By Jenn Bennett.
I wasn’t always a writer. In one past career, I used to travel to the Far East a lot, dealing with factories. It was my job to come up with new products, and I’d take my crazy new ideas to China, where they’d translate them into working prototypes. On one trip, I was paired with a soft-spoken Chinese man named Larry from our Shenzhen office, whose job was to be my guide and take me deeper into the mainland, far away from the big cities, where the factories were smaller and specialized in carving wood.
At that point in my career, I’d spent most of my time in Hong Kong, Shenzhen, and Taipei—all big cities, all fairly easy for English speakers to navigate. (Hong Kong especially. To this day it remains one of my favorite places, and the people there, some of the kindest I’ve ever met.) But Larry hired a driver who would steer us away from my familiar anchors. When I asked him how long it would take to get there, he said, “Not long.” I had no idea what to expect.
The first day’s drive was fair. We spent the night in a decent-sized city that still held traces of the West. Good: There was a McDonald’s outside our hotel. Bad: The hotel’s mini-bar food was all expired and there were bugs in the bed. I didn’t sleep. Day two, I spent in a restless state in the back of the car, staring at the changing scenery as rain fell over lush green mountains. We stopped to eat at a crumbling traditional house with a courtyard straight out of a historical Kung Fu movie. They butchered a chicken in front in me with a large cleaver and washed greens in a forest stream. There was no modern plumbing, so I was forced to pee in a hole in the ground around the back of the house. I had a small mental breakdown and cried, pulled myself together, and went back inside and ate that chicken; it turned out to be one of the best meals of my life.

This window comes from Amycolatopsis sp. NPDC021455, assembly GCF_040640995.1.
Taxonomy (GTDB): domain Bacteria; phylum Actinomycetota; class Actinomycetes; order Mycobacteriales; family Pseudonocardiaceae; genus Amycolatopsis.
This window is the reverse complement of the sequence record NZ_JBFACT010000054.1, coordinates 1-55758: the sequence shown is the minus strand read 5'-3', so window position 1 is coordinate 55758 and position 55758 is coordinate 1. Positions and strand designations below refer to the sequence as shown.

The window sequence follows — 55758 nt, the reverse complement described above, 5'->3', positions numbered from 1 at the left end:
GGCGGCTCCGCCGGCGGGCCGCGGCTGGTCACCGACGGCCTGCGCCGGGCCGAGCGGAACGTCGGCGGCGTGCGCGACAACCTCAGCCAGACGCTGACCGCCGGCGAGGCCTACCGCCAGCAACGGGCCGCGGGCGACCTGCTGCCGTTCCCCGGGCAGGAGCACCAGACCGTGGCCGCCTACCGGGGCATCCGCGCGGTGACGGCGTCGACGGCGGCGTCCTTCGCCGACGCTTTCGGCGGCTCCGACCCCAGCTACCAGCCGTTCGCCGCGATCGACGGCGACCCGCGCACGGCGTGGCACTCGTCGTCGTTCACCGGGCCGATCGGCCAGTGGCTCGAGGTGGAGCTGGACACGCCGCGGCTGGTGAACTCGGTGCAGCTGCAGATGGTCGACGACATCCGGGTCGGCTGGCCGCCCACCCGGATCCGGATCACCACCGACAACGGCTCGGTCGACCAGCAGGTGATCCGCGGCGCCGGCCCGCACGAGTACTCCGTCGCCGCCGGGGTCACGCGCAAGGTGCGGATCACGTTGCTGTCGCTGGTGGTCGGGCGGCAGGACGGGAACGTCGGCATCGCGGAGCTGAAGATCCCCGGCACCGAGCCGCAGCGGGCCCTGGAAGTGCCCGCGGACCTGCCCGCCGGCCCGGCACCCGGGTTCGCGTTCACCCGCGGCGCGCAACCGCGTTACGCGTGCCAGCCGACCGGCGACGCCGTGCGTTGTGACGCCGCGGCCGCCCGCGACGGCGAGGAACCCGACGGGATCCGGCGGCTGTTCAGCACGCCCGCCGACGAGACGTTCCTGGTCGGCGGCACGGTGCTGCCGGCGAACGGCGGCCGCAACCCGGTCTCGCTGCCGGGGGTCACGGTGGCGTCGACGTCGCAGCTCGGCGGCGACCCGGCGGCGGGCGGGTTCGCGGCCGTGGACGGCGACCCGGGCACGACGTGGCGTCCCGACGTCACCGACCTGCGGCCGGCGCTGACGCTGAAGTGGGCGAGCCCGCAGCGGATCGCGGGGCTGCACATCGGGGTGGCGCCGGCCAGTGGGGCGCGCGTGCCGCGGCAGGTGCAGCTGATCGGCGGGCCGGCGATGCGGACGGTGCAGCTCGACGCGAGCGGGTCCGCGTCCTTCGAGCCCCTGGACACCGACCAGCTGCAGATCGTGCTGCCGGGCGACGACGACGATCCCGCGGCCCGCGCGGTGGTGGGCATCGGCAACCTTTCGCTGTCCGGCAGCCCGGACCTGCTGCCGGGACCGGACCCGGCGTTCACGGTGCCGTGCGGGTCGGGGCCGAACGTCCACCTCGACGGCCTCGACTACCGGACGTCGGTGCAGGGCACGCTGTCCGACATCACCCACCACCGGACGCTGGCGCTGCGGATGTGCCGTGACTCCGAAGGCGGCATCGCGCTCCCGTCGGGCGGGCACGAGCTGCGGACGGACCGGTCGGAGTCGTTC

Day three: In the middle of a rural town, both the sidewalks and the road just…ended. Like, actually abruptly ended. We were driving along, and it was as if the workers ran out of material, packed up their things, and stopped constructing the street. It was at this point that I turned to Larry and started laughing. He laughed, too. It didn’t really matter anymore where we were going. The whole thing was so absurd. “Is this the end of the world?” I asked him. He thought that was the funniest thing he’d ever heard. “Yes. We’ve travelled to the end of the world. What do you think of it?”
In Night Owls, my character, Beatrix, takes a journey on a midnight bus in San Francisco, where she runs into my hero, Jack, an anonymous graffiti artist who’s been spray-painting giant gold words across the city. She didn’t plan on taking that bus, and she certainly didn’t plan to meet Jack. But sometimes unexpected journeys can have strange and wondrous outcomes if you open yourself up to them.